Kallman ventured that suppliers would more likely implement 4-5¢/lb, but he also expected that “a good part, if not all, of this increase will come off in January and February due to anticipated better benzene availability.”


PVC pricing in November was a bit “muddled,” according to RTi’s Kallman, ranging from flat to 2¢/lb lower—after a 3¢ price hike in October. Kallman expected further price reduction in December from recognized discounts or incorporated into new 2018 contracts—for a total of 3¢/lb across the board. Not only were PVC inventories starting to build, but export business was off.

PCW reported that processors—other than pipe extruders, who were able to push pipe prices to the highest level of the year—were mollified by the prospect of PVC prices dropping by at least .3¢/lb. PCW noted that the October hike brought the total increase in PVC prices to 9¢/lb, while ethylene contract prices through September were up only 1.75¢/lb since January 2017. Kallman predicted flat or lower PVC pricing in the first quarter, though the second quarter is expected to be strong domestically and globally.


PCW reported that domestic bottle-grade PET spot resin started December at 68-70¢/lb for railcar/bulk-truck shipments for Midwest spot delivery—up 2-3¢/lb from November. However, December contract business tied to feedstock costs was 2-5¢/lb lower for railcar and bulk-truck quantities. Domestic PET feedstock prices settled moderately higher in November, with paraxylene up 1.5¢/lb and PTA up 1¢/lb, while MEG dropped by 1.4¢/lb. Imported PET resin, with an IV of 78 or higher, on Dec. 6 was at 65¢/lb, delivered duty-paid (DDP) to the East Coast and 70¢/lb DDP West Coast, up 1-2¢/lb from November.


ABS prices held flat from June through November, after increasing 15-20¢/lb through April and dropping 5¢/lb in May. But suppliers were seeking increases of 5¢/lb for mid-December, tied to higher benzene prices.

RTi’s Kallman noted that while benzene contracts settled higher, they were generally expected to drop in the first quarter, and butadiene prices dropped. He expected ABS prices for December and this month to range from flat to 2-3¢/lb higher.

He noted that imported ABS continues to be competitive but not by much. Characterizing the domestic ABS market as fairly well balanced, he expected ABS demand to be steady in 2018.


Polycarbonate prices remained flat through 2017’s third and fourth quarters, after moving up 10-20¢/lb in the first two quarters. But bids of a 14¢/lb price increase for Jan. 1 were tied to the end-of-year spike in benzene prices. However, RTi’s Kallman noted that the increase—which was not supported industrywide at press time—did not equate to the benzene increase but was an attempt at margin expansion.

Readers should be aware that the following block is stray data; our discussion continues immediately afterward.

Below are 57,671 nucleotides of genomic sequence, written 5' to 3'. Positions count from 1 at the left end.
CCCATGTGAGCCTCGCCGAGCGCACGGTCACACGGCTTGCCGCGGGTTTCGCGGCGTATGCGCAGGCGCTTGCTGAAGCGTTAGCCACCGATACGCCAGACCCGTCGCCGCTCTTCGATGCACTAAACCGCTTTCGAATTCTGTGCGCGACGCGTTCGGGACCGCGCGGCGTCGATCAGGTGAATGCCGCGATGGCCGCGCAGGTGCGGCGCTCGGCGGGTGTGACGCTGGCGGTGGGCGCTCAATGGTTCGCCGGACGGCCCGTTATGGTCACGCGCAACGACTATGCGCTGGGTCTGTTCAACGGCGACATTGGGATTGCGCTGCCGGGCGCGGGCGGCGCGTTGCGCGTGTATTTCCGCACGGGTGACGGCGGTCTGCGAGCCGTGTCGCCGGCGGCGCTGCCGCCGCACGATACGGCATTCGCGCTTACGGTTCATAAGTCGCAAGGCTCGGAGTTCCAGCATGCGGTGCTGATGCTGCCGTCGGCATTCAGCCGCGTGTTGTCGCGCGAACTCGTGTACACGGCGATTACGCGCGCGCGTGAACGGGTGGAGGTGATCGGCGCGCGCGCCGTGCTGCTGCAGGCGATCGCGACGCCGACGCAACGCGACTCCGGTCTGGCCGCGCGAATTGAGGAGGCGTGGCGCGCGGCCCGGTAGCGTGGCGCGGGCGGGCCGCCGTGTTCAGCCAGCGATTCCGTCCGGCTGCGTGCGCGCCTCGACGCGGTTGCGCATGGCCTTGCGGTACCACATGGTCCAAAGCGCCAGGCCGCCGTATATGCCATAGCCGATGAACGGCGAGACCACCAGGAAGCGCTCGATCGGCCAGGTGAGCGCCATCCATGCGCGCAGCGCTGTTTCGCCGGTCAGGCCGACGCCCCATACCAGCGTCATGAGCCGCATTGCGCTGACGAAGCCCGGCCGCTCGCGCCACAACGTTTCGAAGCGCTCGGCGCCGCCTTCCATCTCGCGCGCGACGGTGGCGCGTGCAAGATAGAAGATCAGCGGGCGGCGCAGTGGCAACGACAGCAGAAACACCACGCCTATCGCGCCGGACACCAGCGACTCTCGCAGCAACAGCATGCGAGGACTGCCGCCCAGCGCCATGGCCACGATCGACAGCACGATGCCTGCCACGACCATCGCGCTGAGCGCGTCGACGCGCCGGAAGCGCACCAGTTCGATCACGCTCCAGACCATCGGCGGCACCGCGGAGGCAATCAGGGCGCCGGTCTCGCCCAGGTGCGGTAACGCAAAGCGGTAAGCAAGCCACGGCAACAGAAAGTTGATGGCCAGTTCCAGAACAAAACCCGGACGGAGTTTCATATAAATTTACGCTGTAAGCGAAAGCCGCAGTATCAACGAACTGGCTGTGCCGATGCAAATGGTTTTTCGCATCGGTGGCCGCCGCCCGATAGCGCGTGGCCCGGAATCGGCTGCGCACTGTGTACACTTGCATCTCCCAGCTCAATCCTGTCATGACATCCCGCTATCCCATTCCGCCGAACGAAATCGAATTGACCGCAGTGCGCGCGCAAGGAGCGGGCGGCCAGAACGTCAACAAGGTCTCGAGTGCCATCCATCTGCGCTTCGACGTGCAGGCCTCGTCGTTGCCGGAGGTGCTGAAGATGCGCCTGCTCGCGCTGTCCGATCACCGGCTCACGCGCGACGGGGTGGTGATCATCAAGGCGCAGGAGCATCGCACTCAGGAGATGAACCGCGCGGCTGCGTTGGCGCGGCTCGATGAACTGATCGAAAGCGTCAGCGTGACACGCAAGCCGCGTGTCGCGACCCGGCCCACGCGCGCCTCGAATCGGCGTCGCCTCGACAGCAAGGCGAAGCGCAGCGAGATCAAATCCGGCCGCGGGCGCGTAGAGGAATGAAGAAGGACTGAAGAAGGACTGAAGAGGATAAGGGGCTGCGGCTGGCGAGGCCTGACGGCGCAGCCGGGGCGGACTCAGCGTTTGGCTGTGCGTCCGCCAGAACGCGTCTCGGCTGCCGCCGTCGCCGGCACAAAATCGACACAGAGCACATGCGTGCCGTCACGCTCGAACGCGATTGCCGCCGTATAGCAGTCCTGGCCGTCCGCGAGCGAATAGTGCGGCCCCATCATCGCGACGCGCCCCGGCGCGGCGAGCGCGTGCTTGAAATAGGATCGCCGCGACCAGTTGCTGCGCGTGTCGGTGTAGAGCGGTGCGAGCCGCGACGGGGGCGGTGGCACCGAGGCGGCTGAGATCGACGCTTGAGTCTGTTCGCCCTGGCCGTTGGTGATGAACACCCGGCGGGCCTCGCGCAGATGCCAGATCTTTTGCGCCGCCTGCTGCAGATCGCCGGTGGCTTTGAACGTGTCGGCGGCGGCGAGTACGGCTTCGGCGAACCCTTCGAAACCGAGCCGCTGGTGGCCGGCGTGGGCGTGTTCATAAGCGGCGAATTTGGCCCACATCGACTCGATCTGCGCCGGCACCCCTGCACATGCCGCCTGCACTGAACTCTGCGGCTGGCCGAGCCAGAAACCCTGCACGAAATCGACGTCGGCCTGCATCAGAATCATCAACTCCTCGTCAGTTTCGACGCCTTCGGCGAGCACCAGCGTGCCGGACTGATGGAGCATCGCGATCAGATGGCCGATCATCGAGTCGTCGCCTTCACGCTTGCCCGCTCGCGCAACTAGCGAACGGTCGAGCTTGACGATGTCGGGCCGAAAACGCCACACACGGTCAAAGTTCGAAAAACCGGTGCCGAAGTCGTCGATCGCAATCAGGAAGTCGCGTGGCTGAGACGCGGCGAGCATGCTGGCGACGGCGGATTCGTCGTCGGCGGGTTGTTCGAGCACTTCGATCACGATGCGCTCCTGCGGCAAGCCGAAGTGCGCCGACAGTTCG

“As suppliers’ inventories build from improved plant production, I expect most buyers will be able to negotiate significantly lower reduction than the 14¢ sought,” Kallman said. In addition, he noted that there were significant PC imports in 2017, which were expected to continue strongly into this year due to major capacity expansions in Asia, making for a more competitive environment. He predicted that PC demand growth would continue into this year, though perhaps not reaching 2017 levels, driven by automotive, electronics, and construction.

NYLON 6 & 66 UP

Nylon 6 prices gained 5¢/lb in November, after moving up 2-7¢/lb in the second quarter and holding flat from July through October. RTi’s Kallman expected prices in December to rise another 5-8¢/lb.

The swiftly implemented November increases were attributed to strong demand and some limitations in feedstocks availability following Hurricane Harvey. Moreover, there was further pressure from higher global prices of both benzene and caprolactum. Yet he expected prices to decline through the first quarter as benzene availability improves.

Nylon 66 prices in October and November were flat to higher. Some increases were pushed through distribution channels, although most held flat for 2018 contract negotiations, according to Kallman. Overall, he expected nylon 66 buyers to see increases of 5-10¢/lb, though one supplier was asking for 14¢. Kallman ventured that once increases were implemented this month, first-quarter pricing would likely be flat. Kallman sees continued demand growth for nylon 66 driven by key markets such as automotive, and characterized the market as balanced to a bit tight.


  • When It Comes to Nylon, Don’t Do the Math

    Chemistry is seldom as simple as it looks. Polymer chemistry takes the complexity up a notch. Nylon chemistry is about much more than doing the math.

  • The Effects of Temperature

    The polymers we work with follow the same principles as the body: the hotter the environment becomes, the less performance we can expect.

  • Plastics That Conduct Heat

    Helping electronics, lighting, and car engines keep cool are some new roles for hermoplastics that are formulated to replace metal or ceramic.

Related Topics